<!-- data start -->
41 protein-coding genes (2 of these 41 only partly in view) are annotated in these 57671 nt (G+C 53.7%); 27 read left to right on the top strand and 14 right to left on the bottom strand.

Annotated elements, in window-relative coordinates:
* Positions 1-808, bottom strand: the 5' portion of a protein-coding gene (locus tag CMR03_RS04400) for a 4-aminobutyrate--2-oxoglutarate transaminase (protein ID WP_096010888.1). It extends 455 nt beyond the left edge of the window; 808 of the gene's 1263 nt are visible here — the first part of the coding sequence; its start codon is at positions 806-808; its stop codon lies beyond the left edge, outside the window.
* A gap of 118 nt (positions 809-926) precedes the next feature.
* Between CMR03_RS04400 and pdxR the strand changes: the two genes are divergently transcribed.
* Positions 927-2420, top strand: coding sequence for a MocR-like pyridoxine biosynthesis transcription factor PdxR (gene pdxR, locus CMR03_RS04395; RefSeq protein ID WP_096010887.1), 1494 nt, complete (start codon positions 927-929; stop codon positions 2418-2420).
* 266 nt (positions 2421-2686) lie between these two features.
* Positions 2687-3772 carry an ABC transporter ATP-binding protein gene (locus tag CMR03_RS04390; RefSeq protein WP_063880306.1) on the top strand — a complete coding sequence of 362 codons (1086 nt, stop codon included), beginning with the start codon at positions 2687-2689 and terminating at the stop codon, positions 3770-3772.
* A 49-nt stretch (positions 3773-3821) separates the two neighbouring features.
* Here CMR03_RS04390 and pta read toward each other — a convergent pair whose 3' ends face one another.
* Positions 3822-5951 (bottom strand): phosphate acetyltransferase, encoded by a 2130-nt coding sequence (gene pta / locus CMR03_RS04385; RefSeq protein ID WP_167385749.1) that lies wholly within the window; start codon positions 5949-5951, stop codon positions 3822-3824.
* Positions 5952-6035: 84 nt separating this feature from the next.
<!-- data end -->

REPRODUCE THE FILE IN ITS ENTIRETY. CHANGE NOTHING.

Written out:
41 protein-coding genes (2 of these 41 only partly in view) are annotated in these 57671 nt (G+C 53.7%); 27 read left to right on the top strand and 14 right to left on the bottom strand.

Annotated elements, in window-relative coordinates:
* Positions 1-808, bottom strand: the 5' portion of a protein-coding gene (locus tag CMR03_RS04400) for a 4-aminobutyrate--2-oxoglutarate transaminase (protein ID WP_096010888.1). It extends 455 nt beyond the left edge of the window; 808 of the gene's 1263 nt are visible here — the first part of the coding sequence; its start codon is at positions 806-808; its stop codon lies beyond the left edge, outside the window.
* A gap of 118 nt (positions 809-926) precedes the next feature.
* Between CMR03_RS04400 and pdxR the strand changes: the two genes are divergently transcribed.
* Positions 927-2420, top strand: coding sequence for a MocR-like pyridoxine biosynthesis transcription factor PdxR (gene pdxR, locus CMR03_RS04395; RefSeq protein ID WP_096010887.1), 1494 nt, complete (start codon positions 927-929; stop codon positions 2418-2420).
* 266 nt (positions 2421-2686) lie between these two features.
* Positions 2687-3772 carry an ABC transporter ATP-binding protein gene (locus tag CMR03_RS04390; RefSeq protein WP_063880306.1) on the top strand — a complete coding sequence of 362 codons (1086 nt, stop codon included), beginning with the start codon at positions 2687-2689 and terminating at the stop codon, positions 3770-3772.
* A 49-nt stretch (positions 3773-3821) separates the two neighbouring features.
* Here CMR03_RS04390 and pta read toward each other — a convergent pair whose 3' ends face one another.
* Positions 3822-5951 (bottom strand): phosphate acetyltransferase, encoded by a 2130-nt coding sequence (gene pta / locus CMR03_RS04385; RefSeq protein ID WP_167385749.1) that lies wholly within the window; start codon positions 5949-5951, stop codon positions 3822-3824.
* Positions 5952-6035: 84 nt separating this feature from the next.